Beijing: China's monthly trade surplus leaped to a record $47.3 billion in July, nearly tripling year-on-year, official data showed on Friday, as the world's second-largest economy saw export growth accelerate while imports surprisingly shrank.
Exports increased 14.5 per cent year-on-year to $212.9 billion, the General Administration of Customs announced, while imports decreased 1.6 per cent to $165.6 billion.
The surplus, which compared with one of $17.8 billion during the same month last year, beat China's previous record of $40.1 billion in November 2008 and far exceeded the median forecast of $27.7 billion in a Wall Street Journal survey of 15 economists.
Analysts said the figures could lead to upward pressure on China's yuan currency, also known as the renminbi (RMB), whose value is closely controlled by the authorities.
Export growth accelerated from June's gain of 7.2 per cent and beat expectations of 8.0 per cent. But imports, which had gained 5.5 per cent in June, failed to match the forecast of a 3.0 per cent increase.
ANZ Bank economists Liu Li-Gang and Zhou Hao said in a note that the surplus suggested "the appreciation pressure on RMB will likely increase" if the central bank does not intervene "actively" in the foreign exchange market.
Bank of America Merrill Lynch economists Sylvia Sheng and Lu Ting agreed, adding in a note: "Super strong exports data point to a rebound in external demand."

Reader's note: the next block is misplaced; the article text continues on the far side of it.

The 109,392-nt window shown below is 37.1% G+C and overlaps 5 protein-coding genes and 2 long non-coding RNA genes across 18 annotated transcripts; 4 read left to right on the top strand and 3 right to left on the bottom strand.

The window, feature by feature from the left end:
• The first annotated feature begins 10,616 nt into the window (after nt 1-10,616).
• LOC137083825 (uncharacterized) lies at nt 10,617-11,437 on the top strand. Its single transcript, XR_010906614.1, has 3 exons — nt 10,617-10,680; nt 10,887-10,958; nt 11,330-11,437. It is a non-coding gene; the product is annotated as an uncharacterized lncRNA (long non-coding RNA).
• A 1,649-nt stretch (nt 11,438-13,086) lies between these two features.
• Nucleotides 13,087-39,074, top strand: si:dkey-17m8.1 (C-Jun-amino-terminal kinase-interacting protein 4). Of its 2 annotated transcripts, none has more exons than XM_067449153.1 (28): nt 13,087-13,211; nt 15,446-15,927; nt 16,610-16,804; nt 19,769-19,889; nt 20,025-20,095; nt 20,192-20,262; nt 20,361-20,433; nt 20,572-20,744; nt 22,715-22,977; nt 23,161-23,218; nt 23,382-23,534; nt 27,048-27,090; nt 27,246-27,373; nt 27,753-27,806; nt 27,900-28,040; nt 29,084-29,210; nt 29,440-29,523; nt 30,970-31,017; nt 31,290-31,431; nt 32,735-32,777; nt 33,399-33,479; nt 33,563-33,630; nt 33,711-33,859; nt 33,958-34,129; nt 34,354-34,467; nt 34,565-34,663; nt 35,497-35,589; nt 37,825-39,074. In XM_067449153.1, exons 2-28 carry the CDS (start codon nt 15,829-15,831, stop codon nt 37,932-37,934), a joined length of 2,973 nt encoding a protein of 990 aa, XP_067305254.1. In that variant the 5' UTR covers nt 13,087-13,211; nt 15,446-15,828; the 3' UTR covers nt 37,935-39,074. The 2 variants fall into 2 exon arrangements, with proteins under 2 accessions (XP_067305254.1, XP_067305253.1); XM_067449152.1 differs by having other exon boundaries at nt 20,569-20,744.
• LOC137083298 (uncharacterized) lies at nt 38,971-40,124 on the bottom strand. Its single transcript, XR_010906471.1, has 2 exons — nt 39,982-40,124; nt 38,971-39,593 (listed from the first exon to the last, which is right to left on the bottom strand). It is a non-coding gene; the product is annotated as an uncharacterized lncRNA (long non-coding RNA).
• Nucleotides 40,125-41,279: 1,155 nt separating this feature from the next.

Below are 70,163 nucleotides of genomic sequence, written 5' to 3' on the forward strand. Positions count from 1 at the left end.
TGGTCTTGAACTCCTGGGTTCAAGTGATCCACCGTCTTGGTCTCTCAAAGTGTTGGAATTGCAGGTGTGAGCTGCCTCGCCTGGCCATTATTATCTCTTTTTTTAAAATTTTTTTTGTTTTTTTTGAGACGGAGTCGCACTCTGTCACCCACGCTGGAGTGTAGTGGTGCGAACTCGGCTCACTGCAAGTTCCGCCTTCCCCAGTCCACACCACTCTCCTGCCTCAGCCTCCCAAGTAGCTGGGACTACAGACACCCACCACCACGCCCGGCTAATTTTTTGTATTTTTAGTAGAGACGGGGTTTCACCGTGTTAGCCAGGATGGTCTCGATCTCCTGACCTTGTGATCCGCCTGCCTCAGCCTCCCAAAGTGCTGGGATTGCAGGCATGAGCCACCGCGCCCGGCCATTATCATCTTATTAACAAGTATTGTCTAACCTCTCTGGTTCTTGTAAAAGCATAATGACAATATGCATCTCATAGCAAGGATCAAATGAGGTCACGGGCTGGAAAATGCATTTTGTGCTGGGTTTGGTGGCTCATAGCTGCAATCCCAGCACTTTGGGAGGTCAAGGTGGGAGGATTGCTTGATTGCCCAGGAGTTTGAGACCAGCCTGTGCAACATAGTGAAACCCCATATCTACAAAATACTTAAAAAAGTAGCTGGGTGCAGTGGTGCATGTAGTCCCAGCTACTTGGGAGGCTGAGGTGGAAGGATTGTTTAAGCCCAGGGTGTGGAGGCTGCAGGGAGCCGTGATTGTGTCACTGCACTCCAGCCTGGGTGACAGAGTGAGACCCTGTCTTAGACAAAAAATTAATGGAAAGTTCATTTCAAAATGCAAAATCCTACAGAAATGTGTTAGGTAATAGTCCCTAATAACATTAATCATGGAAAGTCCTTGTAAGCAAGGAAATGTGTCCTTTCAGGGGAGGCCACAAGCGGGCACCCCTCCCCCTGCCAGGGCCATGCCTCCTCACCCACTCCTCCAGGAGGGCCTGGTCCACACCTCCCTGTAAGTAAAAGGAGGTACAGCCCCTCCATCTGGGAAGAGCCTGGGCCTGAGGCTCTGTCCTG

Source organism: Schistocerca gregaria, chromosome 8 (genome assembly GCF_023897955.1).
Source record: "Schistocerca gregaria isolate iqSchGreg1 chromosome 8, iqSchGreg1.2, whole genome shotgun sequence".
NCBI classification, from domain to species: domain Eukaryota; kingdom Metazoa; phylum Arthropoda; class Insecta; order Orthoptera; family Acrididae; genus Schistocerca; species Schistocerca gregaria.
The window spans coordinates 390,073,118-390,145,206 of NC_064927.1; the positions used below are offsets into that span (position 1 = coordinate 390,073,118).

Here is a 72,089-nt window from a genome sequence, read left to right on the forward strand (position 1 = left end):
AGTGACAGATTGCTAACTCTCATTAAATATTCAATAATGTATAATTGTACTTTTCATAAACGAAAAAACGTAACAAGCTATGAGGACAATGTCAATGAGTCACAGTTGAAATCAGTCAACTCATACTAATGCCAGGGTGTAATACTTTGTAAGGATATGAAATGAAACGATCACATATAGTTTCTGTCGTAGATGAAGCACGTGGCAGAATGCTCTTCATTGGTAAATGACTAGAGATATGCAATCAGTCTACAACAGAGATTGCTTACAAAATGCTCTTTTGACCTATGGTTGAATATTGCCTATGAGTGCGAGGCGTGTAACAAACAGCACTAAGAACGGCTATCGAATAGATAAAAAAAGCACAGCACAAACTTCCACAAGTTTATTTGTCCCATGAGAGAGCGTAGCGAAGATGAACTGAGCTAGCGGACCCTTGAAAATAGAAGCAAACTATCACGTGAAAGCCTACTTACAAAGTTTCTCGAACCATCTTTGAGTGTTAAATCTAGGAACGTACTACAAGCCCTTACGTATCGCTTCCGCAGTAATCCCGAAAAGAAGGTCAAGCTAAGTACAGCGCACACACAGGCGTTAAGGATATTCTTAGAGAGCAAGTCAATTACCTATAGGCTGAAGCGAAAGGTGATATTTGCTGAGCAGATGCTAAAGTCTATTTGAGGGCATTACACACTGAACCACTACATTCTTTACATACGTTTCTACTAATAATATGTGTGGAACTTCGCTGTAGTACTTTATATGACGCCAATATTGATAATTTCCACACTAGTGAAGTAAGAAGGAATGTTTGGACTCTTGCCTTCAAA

Customs data showed that exports to the United States, the world's biggest economy, grew 12.3 per cent on-year in July, while those to Germany jumped 17.1 per cent, in line with a 17.0 per cent increase to the broader European Union.
The surprise fall in imports was mostly attributable to a crackdown on fraudulent commodity financing that came to light earlier this year, the ANZ economists said.
State media reported in June that a Chinese mining group allegedly used the same commodity stocks as collateral for loans of more than $2.5 billion from different banks.
'Bullish and bearish'
The figures come as China's economic activity has picked up steam since authorities introduced measures to shore up growth after it slowed at the beginning of the year.
Chinese stocks closed higher after the figures, with the benchmark Shanghai Composite Index rising 0.31 per cent to 2,194.43.
But the Bank of America Merrill Lynch analysts warned that the "July data contain both bullish and bearish messages".